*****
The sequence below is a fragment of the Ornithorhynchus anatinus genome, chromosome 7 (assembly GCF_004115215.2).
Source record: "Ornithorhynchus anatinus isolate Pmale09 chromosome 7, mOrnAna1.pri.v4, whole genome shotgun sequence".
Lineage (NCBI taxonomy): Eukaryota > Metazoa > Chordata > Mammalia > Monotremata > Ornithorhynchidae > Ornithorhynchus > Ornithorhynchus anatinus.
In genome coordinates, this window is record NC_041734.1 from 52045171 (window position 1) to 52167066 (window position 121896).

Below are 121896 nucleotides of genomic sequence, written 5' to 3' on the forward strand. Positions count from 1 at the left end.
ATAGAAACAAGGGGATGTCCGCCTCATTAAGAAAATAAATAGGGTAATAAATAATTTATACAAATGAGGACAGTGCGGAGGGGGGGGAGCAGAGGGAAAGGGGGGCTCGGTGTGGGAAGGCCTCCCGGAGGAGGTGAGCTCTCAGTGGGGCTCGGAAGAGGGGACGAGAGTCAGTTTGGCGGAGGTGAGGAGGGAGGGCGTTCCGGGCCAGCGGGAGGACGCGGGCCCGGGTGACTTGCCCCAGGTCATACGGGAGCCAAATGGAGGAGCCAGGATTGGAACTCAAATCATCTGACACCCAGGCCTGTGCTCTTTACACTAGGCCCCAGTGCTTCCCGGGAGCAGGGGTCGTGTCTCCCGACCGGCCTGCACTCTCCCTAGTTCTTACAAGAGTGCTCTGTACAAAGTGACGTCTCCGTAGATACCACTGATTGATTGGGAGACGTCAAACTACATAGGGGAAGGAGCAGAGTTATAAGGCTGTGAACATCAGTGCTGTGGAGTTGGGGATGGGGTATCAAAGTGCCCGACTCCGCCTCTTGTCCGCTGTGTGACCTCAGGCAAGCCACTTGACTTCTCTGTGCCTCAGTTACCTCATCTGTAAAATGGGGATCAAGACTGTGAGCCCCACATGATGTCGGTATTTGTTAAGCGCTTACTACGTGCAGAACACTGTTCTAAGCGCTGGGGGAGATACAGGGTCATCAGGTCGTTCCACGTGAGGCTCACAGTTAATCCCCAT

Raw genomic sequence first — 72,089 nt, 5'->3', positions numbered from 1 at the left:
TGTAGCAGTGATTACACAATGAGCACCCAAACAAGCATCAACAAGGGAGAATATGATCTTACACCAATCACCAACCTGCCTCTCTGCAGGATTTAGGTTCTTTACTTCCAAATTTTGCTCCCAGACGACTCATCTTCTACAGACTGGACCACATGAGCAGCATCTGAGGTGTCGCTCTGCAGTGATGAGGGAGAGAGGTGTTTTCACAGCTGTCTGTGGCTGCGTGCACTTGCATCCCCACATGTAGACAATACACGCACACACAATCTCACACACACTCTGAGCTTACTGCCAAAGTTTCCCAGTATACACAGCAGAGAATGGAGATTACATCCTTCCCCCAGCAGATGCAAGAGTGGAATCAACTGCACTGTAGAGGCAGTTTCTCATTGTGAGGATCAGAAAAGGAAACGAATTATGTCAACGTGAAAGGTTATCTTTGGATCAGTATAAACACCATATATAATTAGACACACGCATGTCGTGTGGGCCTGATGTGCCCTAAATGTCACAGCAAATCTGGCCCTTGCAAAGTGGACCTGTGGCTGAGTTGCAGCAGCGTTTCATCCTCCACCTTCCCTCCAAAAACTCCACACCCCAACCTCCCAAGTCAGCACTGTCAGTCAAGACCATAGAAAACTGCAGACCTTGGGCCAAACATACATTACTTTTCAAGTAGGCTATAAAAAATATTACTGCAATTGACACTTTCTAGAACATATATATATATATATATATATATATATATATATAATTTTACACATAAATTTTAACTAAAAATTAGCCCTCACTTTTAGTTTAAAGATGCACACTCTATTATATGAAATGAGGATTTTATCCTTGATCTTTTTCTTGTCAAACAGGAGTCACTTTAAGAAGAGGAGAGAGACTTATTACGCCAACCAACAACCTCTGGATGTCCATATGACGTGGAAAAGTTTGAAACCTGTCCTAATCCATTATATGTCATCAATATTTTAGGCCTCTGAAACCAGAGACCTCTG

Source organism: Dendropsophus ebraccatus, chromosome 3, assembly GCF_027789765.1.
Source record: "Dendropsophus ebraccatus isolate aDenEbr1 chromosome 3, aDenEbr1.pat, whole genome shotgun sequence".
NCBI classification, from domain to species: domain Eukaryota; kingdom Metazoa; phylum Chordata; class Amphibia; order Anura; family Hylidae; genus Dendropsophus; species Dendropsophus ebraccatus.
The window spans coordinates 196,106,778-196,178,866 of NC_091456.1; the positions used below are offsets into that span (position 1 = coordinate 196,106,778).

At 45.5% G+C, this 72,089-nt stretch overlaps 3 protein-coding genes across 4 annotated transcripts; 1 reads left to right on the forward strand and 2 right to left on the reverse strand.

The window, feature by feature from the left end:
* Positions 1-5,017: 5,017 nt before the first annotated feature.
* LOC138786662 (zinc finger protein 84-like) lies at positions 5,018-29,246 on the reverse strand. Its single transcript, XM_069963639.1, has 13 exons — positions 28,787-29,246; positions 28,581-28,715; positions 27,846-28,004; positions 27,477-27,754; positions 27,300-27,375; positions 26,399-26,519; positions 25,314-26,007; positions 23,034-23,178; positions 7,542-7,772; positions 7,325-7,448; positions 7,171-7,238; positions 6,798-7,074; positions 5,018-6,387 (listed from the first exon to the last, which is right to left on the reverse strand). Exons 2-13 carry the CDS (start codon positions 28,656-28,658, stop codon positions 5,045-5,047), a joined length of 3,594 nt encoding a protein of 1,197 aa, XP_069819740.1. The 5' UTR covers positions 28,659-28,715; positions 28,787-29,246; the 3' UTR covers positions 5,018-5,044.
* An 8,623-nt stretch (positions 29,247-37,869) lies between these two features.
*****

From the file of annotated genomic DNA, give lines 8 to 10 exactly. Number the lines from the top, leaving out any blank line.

TGTAGCAGTGATTACACAATGAGCACCCAAACAAGCATCAACAAGGGAGAATATGATCTTACACCAATCACCAACCTGCCTCTCTGCAGGATTTAGGTTCTTTACTTCCAAATTTTGCTCCCAGACGACTCATCTTCTACAGACTGGACCACATGAGCAGCATCTGAGGTGTCGCTCTGCAGTGATGAGGGAGAGAGGTGTTTTCACAGCTGTCTGTGGCTGCGTGCACTTGCATCCCCACATGTAGACAATACACGCACACACAATCTCACACACACTCTGAGCTTACTGCCAAAGTTTCCCAGTATACACAGCAGAGAATGGAGATTACATCCTTCCCCCAGCAGATGCAAGAGTGGAATCAACTGCACTGTAGAGGCAGTTTCTCATTGTGAGGATCAGAAAAGGAAACGAATTATGTCAACGTGAAAGGTTATCTTTGGATCAGTATAAACACCATATATAATTAGACACACGCATGTCGTGTGGGCCTGATGTGCCCTAAATGTCACAGCAAATCTGGCCCTTGCAAAGTGGACCTGTGGCTGAGTTGCAGCAGCGTTTCATCCTCCACCTTCCCTCCAAAAACTCCACACCCCAACCTCCCAAGTCAGCACTGTCAGTCAAGACCATAGAAAACTGCAGACCTTGGGCCAAACATACATTACTTTTCAAGTAGGCTATAAAAAATATTACTGCAATTGACACTTTCTAGAACATATATATATATATATATATATATATATATATATAATTTTACACATAAATTTTAACTAAAAATTAGCCCTCACTTTTAGTTTAAAGATGCACACTCTATTATATGAAATGAGGATTTTATCCTTGATCTTTTTCTTGTCAAACAGGAGTCACTTTAAGAAGAGGAGAGAGACTTATTACGCCAACCAACAACCTCTGGATGTCCATATGACGTGGAAAAGTTTGAAACCTGTCCTAATCCATTATATGTCATCAATATTTTAGGCCTCTGAAACCAGAGACCTCTG

Source organism: Dendropsophus ebraccatus, chromosome 3, assembly GCF_027789765.1.
Source record: "Dendropsophus ebraccatus isolate aDenEbr1 chromosome 3, aDenEbr1.pat, whole genome shotgun sequence".